Ofcom’s national, quantitative research finds that older children are finding it harder to control their screen time than they were last year. The proportion of 12-15s who agreed they found it difficult to moderate their screen time has increased to a third (35%), up from a quarter (27%) the year before. Seven in ten older children (71%) are allowed to take their mobile phone to bed. But in spite of these challenges, around two thirds of 12-15 year olds (63%) considered they ultimately achieved ‘a good balance between screen time and doing other things’.
Most research agrees that although specific screen time limits are dated, there does come a point where excessive device use has negative impacts, affecting sleep, health and mood. So whilst we need to install some boundaries for our children, if we can get some understanding from them as to why we are doing it, then hopefully there will be fewer family arguments!
- Make bedrooms screen free. Keep Tv’s, video games and computers in common areas, instead of children’s bedrooms so that they can share screen time and don’t disappear off for hours at a time. Tablets and smartphones should be charged in common areas so they don’t interfere with their sleep. This rule should help curb the bedtime battles of getting them to put their phone or tablet down! Plus, it means that you’re around to try answer some of those tricky homework questions!
- Make screens off-limits for certain days or hours.
- Eliminate the background TV.
- Make mealtimes family time and screen free and that includes your phones too!
- Stop children being in front of a screen for 30 minutes to an hour before bedtime to reduce the excitation of the brain before sleep.
- Set regular times for homework or practicing an instrument or skill which happen every day at the same time to encourage the habit. Get your older children to think about what routine works best for them. By coming up with their own schedule, they are more likely to stick to it!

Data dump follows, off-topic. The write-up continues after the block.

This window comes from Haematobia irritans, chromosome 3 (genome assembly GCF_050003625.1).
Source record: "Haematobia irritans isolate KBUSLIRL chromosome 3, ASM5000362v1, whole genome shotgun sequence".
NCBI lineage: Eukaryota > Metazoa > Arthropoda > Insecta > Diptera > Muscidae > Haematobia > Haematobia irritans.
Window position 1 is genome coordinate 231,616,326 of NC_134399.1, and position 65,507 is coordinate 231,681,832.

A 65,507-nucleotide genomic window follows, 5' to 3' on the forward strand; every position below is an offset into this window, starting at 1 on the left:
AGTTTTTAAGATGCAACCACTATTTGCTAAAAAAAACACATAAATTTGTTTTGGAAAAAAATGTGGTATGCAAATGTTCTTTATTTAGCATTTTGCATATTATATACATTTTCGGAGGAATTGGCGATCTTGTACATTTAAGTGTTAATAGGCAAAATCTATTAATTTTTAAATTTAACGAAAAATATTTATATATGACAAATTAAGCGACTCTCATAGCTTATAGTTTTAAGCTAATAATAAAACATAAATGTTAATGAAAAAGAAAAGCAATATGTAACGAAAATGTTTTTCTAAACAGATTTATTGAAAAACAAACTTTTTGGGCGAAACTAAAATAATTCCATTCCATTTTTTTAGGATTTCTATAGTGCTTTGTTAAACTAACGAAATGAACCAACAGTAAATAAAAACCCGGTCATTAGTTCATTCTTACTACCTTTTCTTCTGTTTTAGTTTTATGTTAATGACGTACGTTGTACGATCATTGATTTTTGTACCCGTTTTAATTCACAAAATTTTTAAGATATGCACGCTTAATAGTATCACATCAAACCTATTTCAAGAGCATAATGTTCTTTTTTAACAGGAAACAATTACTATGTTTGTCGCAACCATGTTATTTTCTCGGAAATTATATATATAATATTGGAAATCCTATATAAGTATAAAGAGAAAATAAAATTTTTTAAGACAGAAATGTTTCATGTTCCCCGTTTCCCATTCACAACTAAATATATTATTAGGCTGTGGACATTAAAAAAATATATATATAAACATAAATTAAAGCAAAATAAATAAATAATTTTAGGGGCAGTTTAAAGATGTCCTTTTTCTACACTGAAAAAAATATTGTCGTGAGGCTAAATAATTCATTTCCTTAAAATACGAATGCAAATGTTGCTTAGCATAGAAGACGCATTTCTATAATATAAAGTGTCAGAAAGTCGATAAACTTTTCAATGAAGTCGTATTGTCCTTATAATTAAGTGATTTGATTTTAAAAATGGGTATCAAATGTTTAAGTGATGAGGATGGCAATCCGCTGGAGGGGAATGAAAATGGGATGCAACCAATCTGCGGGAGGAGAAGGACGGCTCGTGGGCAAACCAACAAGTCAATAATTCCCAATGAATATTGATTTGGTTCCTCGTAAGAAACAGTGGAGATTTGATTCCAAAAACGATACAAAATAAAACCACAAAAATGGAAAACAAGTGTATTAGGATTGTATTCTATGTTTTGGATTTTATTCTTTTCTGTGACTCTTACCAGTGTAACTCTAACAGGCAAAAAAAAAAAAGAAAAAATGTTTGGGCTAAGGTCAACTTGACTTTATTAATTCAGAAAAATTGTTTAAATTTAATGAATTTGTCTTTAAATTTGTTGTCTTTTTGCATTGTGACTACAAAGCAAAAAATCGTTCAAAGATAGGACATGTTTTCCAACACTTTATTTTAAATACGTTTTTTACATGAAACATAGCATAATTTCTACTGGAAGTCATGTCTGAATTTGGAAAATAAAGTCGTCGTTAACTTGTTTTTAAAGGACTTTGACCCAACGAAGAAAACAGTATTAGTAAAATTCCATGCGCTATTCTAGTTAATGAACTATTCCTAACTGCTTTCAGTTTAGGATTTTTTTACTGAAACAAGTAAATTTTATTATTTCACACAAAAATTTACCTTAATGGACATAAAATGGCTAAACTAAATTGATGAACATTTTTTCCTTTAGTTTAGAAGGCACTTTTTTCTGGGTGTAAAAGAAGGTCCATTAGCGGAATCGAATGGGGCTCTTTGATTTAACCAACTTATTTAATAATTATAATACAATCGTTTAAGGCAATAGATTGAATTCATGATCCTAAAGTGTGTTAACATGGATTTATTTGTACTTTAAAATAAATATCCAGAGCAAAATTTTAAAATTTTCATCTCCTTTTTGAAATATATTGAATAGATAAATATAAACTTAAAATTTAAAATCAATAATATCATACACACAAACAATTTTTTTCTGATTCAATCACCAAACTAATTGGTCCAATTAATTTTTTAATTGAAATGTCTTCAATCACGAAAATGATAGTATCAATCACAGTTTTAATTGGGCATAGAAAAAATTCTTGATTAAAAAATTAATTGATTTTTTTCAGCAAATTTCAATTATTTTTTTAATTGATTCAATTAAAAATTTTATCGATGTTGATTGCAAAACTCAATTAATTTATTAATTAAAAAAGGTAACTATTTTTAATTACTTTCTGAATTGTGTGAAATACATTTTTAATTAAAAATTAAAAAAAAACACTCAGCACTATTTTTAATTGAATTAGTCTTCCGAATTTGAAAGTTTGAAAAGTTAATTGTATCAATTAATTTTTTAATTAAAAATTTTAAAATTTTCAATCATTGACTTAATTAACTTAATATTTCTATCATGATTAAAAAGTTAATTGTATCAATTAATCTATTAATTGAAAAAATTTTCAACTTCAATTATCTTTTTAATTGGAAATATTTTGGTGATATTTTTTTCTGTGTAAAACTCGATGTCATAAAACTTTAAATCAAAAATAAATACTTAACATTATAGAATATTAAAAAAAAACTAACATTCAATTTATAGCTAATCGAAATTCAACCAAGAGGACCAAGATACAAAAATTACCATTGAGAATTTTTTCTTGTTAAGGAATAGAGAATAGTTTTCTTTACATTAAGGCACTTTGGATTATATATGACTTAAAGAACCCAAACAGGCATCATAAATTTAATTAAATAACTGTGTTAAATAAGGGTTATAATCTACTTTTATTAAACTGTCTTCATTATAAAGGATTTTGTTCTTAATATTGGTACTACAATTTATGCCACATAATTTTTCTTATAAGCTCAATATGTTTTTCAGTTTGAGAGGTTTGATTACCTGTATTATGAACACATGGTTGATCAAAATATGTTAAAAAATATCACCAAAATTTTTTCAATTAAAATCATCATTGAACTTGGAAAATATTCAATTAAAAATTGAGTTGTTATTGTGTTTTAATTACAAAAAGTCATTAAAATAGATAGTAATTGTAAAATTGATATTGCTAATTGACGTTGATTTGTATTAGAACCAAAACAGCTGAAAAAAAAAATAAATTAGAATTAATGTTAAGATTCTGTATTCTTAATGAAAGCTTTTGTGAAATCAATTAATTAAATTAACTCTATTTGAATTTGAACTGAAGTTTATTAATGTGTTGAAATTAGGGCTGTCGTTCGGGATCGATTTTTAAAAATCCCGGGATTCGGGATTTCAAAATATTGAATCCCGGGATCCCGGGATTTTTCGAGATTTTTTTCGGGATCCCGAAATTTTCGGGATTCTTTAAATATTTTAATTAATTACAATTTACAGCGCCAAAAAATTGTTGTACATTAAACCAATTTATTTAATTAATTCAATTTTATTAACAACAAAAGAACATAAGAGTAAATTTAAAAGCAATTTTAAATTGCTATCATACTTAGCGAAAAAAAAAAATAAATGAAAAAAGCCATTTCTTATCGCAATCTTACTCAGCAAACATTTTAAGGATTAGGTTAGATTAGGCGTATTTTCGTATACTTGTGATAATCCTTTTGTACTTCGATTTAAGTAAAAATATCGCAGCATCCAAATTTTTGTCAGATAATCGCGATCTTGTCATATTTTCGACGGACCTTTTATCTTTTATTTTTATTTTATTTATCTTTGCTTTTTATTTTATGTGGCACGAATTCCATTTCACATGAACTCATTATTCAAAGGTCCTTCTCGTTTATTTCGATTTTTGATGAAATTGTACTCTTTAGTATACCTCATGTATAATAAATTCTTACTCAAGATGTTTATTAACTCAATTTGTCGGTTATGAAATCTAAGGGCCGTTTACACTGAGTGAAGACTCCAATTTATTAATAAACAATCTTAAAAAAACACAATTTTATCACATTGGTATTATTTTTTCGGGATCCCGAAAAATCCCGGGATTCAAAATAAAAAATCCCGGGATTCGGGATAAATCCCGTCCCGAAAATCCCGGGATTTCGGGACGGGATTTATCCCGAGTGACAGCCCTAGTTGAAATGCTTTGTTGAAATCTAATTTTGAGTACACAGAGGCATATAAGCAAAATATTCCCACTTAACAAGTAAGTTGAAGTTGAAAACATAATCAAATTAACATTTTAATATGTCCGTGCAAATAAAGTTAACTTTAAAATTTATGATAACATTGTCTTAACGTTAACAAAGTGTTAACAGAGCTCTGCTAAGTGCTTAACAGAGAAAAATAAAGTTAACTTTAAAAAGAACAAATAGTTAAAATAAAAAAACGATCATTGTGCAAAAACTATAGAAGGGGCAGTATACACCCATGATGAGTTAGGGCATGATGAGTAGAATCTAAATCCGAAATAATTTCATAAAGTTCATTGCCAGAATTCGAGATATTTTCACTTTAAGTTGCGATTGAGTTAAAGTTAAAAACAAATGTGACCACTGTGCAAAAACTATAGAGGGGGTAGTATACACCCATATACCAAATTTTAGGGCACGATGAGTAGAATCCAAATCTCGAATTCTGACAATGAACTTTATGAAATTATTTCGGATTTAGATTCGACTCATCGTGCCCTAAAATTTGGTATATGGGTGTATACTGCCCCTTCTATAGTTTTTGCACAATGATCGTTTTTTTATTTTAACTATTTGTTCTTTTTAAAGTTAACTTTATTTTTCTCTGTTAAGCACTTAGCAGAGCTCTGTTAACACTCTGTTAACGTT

- Make screentime work for everyone.
- Spend time playing on the computer with your child and make it social or provide computer games that encourage activity and physical movement such as the Wii.
- Watching specific shows together can be used as teaching points. Talk to your children about adverts, product placements and images supported by the media that do not reflect reality. Encourage your child to be discerning and spot poor media practices such as using celebrities to promote products and the use of skinny models in adverts. Talk about the programme afterwards which helps encourage them in critical thinking and will hopefully encourage them to get them thinking about their own screentime too.
- Be a role model.
- Set a good example by prioritising social and family time to play or talk with your children.
- Try to limit your own use of screens and technology to lead by example.
- Encourage your children to have interests and hobbies and actively pursue them.
- Together, create a list of non-screen activities they enjoy so you can all refer to it when you’ve had too much screen time. If there are activities on there they love doing, then it will encourage them to take a break!
- Give your child (some) control. Talk to children about the disadvantages of high levels of screen time in a way they can understand. And then praise them when they make good decisions about viewing time. As long as they stay within your family’s rules on screen time, allow them some choice as to what they watch or use on the tablet. When the time is nearly up, help them by giving a reminder or get them to set an alarm.
Thank you for reading – hope these suggestions help get more cooperation from your older children and encourage them to make more positive choices. But, we were teenagers ourselves and know there will be times when they’ll test the boundaries! By having consistency on screentime limits from an early age, this should help with later years – take a read of our blog, Screentime – What is right for your family, for lots of ideas.
Jemma & Gill xxx
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